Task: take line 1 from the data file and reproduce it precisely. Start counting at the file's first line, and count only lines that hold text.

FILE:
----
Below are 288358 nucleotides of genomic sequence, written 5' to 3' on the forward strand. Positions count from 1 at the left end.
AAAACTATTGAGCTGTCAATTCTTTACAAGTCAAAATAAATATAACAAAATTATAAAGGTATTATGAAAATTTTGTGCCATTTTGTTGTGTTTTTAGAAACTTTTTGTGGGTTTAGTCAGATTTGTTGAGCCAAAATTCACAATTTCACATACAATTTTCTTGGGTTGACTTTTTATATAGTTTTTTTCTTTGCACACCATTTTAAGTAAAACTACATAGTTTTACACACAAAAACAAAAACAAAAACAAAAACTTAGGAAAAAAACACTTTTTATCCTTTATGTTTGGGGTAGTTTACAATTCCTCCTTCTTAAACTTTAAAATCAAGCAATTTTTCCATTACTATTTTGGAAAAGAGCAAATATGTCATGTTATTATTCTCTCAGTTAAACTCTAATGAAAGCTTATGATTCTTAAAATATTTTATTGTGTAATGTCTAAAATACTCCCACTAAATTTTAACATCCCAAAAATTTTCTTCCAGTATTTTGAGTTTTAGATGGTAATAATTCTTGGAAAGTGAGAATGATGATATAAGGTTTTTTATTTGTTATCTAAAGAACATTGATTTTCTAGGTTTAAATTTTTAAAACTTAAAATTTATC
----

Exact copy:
Below are 288358 nucleotides of genomic sequence, written 5' to 3' on the forward strand. Positions count from 1 at the left end.